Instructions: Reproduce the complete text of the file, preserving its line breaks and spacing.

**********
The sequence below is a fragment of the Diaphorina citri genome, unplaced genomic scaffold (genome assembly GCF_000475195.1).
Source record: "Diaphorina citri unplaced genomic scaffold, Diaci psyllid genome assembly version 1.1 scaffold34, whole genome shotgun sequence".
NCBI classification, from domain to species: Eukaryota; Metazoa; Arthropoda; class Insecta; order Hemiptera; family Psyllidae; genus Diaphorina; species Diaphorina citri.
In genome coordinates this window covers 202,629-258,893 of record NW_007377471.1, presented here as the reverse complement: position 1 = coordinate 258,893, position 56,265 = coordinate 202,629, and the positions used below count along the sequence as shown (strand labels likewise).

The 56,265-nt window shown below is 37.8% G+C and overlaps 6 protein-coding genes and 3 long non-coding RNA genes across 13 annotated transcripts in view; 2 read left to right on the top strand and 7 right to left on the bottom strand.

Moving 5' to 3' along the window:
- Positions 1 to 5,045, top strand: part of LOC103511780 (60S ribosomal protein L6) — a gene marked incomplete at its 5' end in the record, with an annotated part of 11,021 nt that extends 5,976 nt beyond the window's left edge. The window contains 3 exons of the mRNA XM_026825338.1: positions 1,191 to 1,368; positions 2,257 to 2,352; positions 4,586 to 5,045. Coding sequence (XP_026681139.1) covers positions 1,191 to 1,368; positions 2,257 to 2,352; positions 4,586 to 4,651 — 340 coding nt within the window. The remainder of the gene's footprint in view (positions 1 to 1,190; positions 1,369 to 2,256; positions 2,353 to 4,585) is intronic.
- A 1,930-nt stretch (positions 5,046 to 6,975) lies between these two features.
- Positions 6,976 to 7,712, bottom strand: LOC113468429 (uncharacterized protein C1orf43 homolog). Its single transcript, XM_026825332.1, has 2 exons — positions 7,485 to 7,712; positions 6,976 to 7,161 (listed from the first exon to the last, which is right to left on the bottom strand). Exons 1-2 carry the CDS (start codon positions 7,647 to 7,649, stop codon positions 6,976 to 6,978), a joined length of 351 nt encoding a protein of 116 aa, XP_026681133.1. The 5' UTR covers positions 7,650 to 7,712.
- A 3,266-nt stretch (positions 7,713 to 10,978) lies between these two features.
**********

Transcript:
The sequence below is a fragment of the Diaphorina citri genome, unplaced genomic scaffold (genome assembly GCF_000475195.1).
Source record: "Diaphorina citri unplaced genomic scaffold, Diaci psyllid genome assembly version 1.1 scaffold34, whole genome shotgun sequence".
NCBI classification, from domain to species: Eukaryota; Metazoa; Arthropoda; class Insecta; order Hemiptera; family Psyllidae; genus Diaphorina; species Diaphorina citri.
In genome coordinates this window covers 202,629-258,893 of record NW_007377471.1, presented here as the reverse complement: position 1 = coordinate 258,893, position 56,265 = coordinate 202,629, and the positions used below count along the sequence as shown (strand labels likewise).

The 56,265-nt window shown below is 37.8% G+C and overlaps 6 protein-coding genes and 3 long non-coding RNA genes across 13 annotated transcripts in view; 2 read left to right on the top strand and 7 right to left on the bottom strand.

Moving 5' to 3' along the window:
- Positions 1 to 5,045, top strand: part of LOC103511780 (60S ribosomal protein L6) — a gene marked incomplete at its 5' end in the record, with an annotated part of 11,021 nt that extends 5,976 nt beyond the window's left edge. The window contains 3 exons of the mRNA XM_026825338.1: positions 1,191 to 1,368; positions 2,257 to 2,352; positions 4,586 to 5,045. Coding sequence (XP_026681139.1) covers positions 1,191 to 1,368; positions 2,257 to 2,352; positions 4,586 to 4,651 — 340 coding nt within the window. The remainder of the gene's footprint in view (positions 1 to 1,190; positions 1,369 to 2,256; positions 2,353 to 4,585) is intronic.
- A 1,930-nt stretch (positions 5,046 to 6,975) lies between these two features.
- Positions 6,976 to 7,712, bottom strand: LOC113468429 (uncharacterized protein C1orf43 homolog). Its single transcript, XM_026825332.1, has 2 exons — positions 7,485 to 7,712; positions 6,976 to 7,161 (listed from the first exon to the last, which is right to left on the bottom strand). Exons 1-2 carry the CDS (start codon positions 7,647 to 7,649, stop codon positions 6,976 to 6,978), a joined length of 351 nt encoding a protein of 116 aa, XP_026681133.1. The 5' UTR covers positions 7,650 to 7,712.
- A 3,266-nt stretch (positions 7,713 to 10,978) lies between these two features.